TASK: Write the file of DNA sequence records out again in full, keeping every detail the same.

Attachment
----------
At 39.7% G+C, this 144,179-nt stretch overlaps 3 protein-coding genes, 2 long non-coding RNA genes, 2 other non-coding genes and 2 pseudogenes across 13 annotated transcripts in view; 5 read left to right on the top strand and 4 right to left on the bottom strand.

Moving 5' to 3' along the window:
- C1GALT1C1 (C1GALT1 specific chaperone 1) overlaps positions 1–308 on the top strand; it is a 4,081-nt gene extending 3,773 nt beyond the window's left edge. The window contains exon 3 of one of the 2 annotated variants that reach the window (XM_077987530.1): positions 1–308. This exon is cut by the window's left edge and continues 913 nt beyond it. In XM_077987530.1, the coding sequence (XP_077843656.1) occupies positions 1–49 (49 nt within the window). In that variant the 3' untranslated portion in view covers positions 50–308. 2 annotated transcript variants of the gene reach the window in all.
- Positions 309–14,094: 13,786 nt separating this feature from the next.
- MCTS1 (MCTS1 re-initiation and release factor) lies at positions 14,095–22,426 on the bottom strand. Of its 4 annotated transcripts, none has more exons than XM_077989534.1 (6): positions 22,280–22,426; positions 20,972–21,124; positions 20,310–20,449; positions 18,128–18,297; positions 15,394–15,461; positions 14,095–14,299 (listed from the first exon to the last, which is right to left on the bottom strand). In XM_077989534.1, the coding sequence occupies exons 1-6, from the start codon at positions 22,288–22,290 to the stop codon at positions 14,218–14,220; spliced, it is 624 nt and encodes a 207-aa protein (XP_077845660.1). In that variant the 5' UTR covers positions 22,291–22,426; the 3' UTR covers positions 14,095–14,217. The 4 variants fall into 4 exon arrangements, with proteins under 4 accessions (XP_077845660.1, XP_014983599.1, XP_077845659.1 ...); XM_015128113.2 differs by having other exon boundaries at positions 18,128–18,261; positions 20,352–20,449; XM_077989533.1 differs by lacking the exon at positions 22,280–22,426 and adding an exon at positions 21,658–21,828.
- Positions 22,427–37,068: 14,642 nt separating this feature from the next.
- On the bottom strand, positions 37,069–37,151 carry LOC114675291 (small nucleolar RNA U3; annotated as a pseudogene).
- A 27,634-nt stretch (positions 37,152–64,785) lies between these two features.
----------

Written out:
At 39.7% G+C, this 144,179-nt stretch overlaps 3 protein-coding genes, 2 long non-coding RNA genes, 2 other non-coding genes and 2 pseudogenes across 13 annotated transcripts in view; 5 read left to right on the top strand and 4 right to left on the bottom strand.

Moving 5' to 3' along the window:
- C1GALT1C1 (C1GALT1 specific chaperone 1) overlaps positions 1–308 on the top strand; it is a 4,081-nt gene extending 3,773 nt beyond the window's left edge. The window contains exon 3 of one of the 2 annotated variants that reach the window (XM_077987530.1): positions 1–308. This exon is cut by the window's left edge and continues 913 nt beyond it. In XM_077987530.1, the coding sequence (XP_077843656.1) occupies positions 1–49 (49 nt within the window). In that variant the 3' untranslated portion in view covers positions 50–308. 2 annotated transcript variants of the gene reach the window in all.
- Positions 309–14,094: 13,786 nt separating this feature from the next.
- MCTS1 (MCTS1 re-initiation and release factor) lies at positions 14,095–22,426 on the bottom strand. Of its 4 annotated transcripts, none has more exons than XM_077989534.1 (6): positions 22,280–22,426; positions 20,972–21,124; positions 20,310–20,449; positions 18,128–18,297; positions 15,394–15,461; positions 14,095–14,299 (listed from the first exon to the last, which is right to left on the bottom strand). In XM_077989534.1, the coding sequence occupies exons 1-6, from the start codon at positions 22,288–22,290 to the stop codon at positions 14,218–14,220; spliced, it is 624 nt and encodes a 207-aa protein (XP_077845660.1). In that variant the 5' UTR covers positions 22,291–22,426; the 3' UTR covers positions 14,095–14,217. The 4 variants fall into 4 exon arrangements, with proteins under 4 accessions (XP_077845660.1, XP_014983599.1, XP_077845659.1 ...); XM_015128113.2 differs by having other exon boundaries at positions 18,128–18,261; positions 20,352–20,449; XM_077989533.1 differs by lacking the exon at positions 22,280–22,426 and adding an exon at positions 21,658–21,828.
- Positions 22,427–37,068: 14,642 nt separating this feature from the next.
- On the bottom strand, positions 37,069–37,151 carry LOC114675291 (small nucleolar RNA U3; annotated as a pseudogene).
- A 27,634-nt stretch (positions 37,152–64,785) lies between these two features.